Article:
Illustration by Maria Papadimitriou

Another great piece was the double breasted cropped peacoat. We’ve seen these on every boy band and All Saints clone in the past few seasons, but there was still something fresh about this piece. Mr Start’s accessories were equally strong with many of the fashion pack gushing over the suede brogues and loafers. They have a definite place on my wishlist, but I fear no amount of scotchguarding will protect them from my clumsy ways.  

In store this collection will shine even brighter than it did during the presentation, and leaving the store dressed head to toe in Mr Start will be a feat of inordinate self control. It’s just a shame the lighting and crowding let things down a little. Here’s looking forward to next seasons presentation, and a quick/expensive trip to Shoreditch in the meantime.  

See more from June Chanpoomidole and Joana Faria in Amelia’s Compendium of Fashion Illustration!

Categories ,A/W 2011, ,Brix Smith Start, ,Joana Faria, ,June Chanpoomidole, ,london, ,London Fashion Week, ,Maria Papadimitriou, ,menswear, ,Menswear Day, ,Mr Start, ,One Aldwych, ,Presentation, ,review, ,shoreditch, ,Start, ,Suits, ,tailoring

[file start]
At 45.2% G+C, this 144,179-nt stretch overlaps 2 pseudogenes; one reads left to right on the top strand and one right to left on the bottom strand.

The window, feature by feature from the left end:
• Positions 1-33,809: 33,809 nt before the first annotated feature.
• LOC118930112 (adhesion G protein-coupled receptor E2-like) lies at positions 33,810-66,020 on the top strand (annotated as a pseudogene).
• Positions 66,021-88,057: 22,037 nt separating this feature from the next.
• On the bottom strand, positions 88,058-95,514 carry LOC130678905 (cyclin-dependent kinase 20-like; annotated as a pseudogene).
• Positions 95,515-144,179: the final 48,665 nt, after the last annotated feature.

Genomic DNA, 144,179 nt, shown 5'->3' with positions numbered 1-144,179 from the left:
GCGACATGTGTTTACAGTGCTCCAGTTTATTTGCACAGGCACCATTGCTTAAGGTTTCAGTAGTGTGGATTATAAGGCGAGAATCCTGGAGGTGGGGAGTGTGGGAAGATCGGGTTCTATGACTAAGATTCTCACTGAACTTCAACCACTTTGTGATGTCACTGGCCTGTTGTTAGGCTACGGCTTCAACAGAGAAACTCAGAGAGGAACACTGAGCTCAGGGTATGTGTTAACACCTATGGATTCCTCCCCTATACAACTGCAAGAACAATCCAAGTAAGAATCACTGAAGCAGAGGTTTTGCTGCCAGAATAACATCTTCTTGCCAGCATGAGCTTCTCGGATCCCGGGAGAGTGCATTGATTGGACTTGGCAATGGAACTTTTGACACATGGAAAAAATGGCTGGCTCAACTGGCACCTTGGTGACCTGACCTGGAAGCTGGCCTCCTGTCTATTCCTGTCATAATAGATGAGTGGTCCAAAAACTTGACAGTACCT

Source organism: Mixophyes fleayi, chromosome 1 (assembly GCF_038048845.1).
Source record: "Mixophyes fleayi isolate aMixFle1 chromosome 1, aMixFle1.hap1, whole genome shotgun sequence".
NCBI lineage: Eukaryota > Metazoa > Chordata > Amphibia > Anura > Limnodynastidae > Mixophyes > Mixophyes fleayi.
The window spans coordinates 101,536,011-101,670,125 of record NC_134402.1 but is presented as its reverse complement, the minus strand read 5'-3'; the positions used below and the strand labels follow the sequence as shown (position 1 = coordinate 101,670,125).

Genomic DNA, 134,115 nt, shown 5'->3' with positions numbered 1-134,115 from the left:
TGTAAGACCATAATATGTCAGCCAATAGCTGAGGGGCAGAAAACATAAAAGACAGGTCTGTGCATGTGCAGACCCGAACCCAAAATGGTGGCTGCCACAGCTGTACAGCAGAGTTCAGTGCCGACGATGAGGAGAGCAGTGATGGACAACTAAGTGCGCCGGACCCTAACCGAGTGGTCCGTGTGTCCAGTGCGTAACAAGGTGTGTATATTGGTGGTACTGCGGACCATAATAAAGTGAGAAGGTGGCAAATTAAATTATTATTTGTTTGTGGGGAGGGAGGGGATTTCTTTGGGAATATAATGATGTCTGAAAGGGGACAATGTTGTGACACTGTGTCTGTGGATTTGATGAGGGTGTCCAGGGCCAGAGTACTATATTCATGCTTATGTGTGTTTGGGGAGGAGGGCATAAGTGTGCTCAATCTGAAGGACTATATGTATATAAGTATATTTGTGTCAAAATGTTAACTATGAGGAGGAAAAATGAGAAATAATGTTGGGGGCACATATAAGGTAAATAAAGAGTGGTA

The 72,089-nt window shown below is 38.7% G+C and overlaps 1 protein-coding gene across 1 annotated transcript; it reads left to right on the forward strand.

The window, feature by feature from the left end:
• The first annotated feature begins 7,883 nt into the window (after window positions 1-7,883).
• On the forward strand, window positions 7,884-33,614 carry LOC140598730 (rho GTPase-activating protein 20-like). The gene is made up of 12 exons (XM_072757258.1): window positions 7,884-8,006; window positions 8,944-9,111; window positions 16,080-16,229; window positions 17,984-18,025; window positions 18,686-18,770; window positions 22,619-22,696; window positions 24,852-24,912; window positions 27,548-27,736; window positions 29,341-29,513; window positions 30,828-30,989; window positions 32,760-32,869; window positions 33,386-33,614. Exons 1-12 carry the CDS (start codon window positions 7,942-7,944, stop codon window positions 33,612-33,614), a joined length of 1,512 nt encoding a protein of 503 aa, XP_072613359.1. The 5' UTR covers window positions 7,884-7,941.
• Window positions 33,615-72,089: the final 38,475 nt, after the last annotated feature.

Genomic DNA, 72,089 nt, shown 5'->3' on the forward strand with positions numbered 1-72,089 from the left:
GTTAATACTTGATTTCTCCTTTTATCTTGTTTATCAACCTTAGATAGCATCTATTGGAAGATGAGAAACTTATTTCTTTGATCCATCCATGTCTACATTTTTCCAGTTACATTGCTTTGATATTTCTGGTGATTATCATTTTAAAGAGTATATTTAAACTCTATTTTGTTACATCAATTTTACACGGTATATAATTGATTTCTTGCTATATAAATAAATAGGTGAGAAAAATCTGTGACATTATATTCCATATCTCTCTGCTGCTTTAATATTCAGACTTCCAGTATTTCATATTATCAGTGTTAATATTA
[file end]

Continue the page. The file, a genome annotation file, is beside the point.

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Amelia’s Magazine | London Fashion Week A/W 2011: Illustrator Gareth does Menswear Day!

Jayne Pierson A/W 2011 by Ellie Sutton
Jayne Pierson A/W 2011 by Ellie Sutton.

For Jayne Pierson I raced into town alone – yet another early morning show for which we only had one ticket, treat enticingly printed on pearly lilac-y grey paper. This despite a very nice mention of our support in the accompanying press release – thankyou! We did in fact catch up with Jayne just prior to her show, and you can read the interview here. The pearly lilac invite and goodie bag were not, however, an indicator of a colourful show but rather the favoured shade of lipstick. Kingdom of Shadows began on a black note and carried on in the same vein, broken up only by a curious grey and beige striped taffeta that is something of a Pierson signature but would not have looked out of place on curtains or a sofa in a certain type of house.

Jayne Pierson Kingdom of Shadows by Kerri-Ann Hulme
Jayne Pierson’s Kingdom of Shadows by Kerri-Ann Hulme.